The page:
Therese Shechter is a filmmaker, writer, and multi-media storyteller based in Brooklyn. Her work fuses humor and personal storytelling to disturb what's considered most sacred about womanhood. She uses popular media to explore how women shape their identities in the face of a society that seeks to define them. Her in-progress documentary "My So-Called Selfish Life," takes on the very heart of female identity: motherhood. This taboo-busting project chronicles the rise of a growing community of women who don’t want children and who reject the message that a woman’s most important, natural–and perhaps only–role is to be a mother.
Her most recent documentary, How To Lose Your Virginity (2013), is about the mythology and misogyny around female sexuality. Mic said the film “might make you rethink everything you know about sex,” and the Australia's Daily Life called her “part of a new vanguard of feminist thinkers and media makers.”
She also curates and edits The V-Card Diaries, a crowd-sourced collection of almost 400 stories of “sexual debuts and deferrals.” A searchable interactive extravaganza, it was created as a companion to How To Lose Your Virginity for its audience to share their own stories. Developed through POV Hackathon, the project fuses technology, design and sex education, and was exhibited at The Kinsey Institute’s Juried Art Show in 2013 as their first interactive piece.
Therese's work is in the collections of hundreds of schools, organizations and libraries. Her other documentaries include the award-winning I Was A Teenage Feminist (2005) and How I Learned To Speak Turkish (2006), and the short films #SlutWalkNYC (2013) and Vinnie: I Break For Cycles (2015), and the animated short Womanly Perfection (2003)
These films have been shown at festivals from Florence to Rio de Janeiro to Istanbul, and Therese was incredibly honored to be a filmmaker and panelist at Serbia’s first-ever Women’s Film Festival. She often speaks at universities and galleries including NYU, Duke, Yale, MIT, Penn State, Galapagos Art Space and the Brooklyn Museum. Therese was also a featured panelist at Harvard’s ‘Rethinking Virginity’ Conference, and she has partnered with Planned Parenthood, NARAL Pro-Choice NY, and Spark Movement to create programs on healthy sexuality and relationships for young women and men.
In her spare time, Therese co-hosts the monthly podcast Downton Gabby, a 'funny, feminist and foul-mouthed' dish that recapped and dissected every episode of the world-wide TV phenomenon Downton Abbey. Now that the beloved series is over, the podcast focuses on pop culture created by and about women.
You can learn about Therese's work through media coverage at Salon, The Atlantic, Vice, The Chicago Tribune, Elle, The Guardian, Feministing, CBC's Q and The Jakarta Globe, among others. Her projects have received support from the Jerome Foundation, New York Women in Film and Television, POV Hackathon and Stanford University Law School Fair Use Project.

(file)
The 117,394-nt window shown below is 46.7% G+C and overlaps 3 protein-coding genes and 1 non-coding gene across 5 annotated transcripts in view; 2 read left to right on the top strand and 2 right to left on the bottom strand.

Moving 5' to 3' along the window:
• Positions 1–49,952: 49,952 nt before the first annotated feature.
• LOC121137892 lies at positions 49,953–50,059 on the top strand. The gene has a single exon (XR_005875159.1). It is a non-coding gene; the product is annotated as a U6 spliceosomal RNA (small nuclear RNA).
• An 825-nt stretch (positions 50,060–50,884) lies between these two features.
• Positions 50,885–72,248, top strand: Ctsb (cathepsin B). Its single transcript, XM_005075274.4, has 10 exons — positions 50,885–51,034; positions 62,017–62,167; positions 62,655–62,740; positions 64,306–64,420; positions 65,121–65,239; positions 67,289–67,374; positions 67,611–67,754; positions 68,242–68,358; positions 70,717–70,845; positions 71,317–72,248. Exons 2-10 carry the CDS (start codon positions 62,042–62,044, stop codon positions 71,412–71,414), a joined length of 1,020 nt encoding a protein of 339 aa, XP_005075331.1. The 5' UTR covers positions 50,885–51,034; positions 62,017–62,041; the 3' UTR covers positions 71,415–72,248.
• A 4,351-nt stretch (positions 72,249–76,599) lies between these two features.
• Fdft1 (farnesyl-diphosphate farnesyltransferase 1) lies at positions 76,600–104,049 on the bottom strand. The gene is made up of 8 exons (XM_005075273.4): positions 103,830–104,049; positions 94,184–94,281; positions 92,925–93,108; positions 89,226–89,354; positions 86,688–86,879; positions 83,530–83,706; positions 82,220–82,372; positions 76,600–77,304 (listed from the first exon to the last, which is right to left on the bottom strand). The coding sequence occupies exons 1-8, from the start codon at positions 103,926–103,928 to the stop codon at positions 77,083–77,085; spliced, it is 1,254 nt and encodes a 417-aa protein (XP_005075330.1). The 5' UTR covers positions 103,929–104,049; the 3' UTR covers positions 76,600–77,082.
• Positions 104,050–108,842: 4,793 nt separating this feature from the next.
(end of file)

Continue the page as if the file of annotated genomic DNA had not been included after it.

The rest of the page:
Before she became a filmmaker, Therese led the graphics and art direction departments at the Chicago Tribune, and served as visual editor for two of their Pulitzer-Prize-winning projects. She began her film career in 1999, after attending Columbia College Film School in Chicago. She moved to New York to join Robert De Niro's production company Tribeca Films (where she once got him a triple espresso), and subsequently worked with Macky Alston on his HBO documentary Questioning Faith, coordinated outreach events for PBS's Project Islam, and volunteered at the Sundance Film Festival from 2001 - 2007.
Therese's studio Trixie Films is based in Brooklyn.
Selected Filmography (as director, producer and writer)
- My So-Called Selfish Life [doc feature, in progress]
- Vinnie: I Brake for Cycles [doc short, 2015]
- How To Lose Your Virginity [doc feature, 2013]
- #SlutWalkNYC [doc short, 2013]
- The End [ narrative short, 2010]
- How I Learned to Speak Turkish [ doc short, 2006, winner jury prize Atlanta Film Festival]
- I Was A Teenage Feminist [ doc feature, 2005, winner audience award, NCJW; special mention, Karachi Film Festival]
- Womanly Perfection [ animated short, 2003]
“Shechter’s ability to teach, dismantle, expose and explore is remarkable. When a documentary can do that, it succeeds in a big way.”
— Bitch Flicks
"RISD students loved hearing from an artist who understands the power of being an image-maker and uses that power to bring insight to significant social issues."
– RISD Feminists,
Rhode Island School of Design
“Therese helped us all dispel old notions and challenged us to think about our own beliefs in an interesting and inclusive way.”
–Student Coordinators, Harvard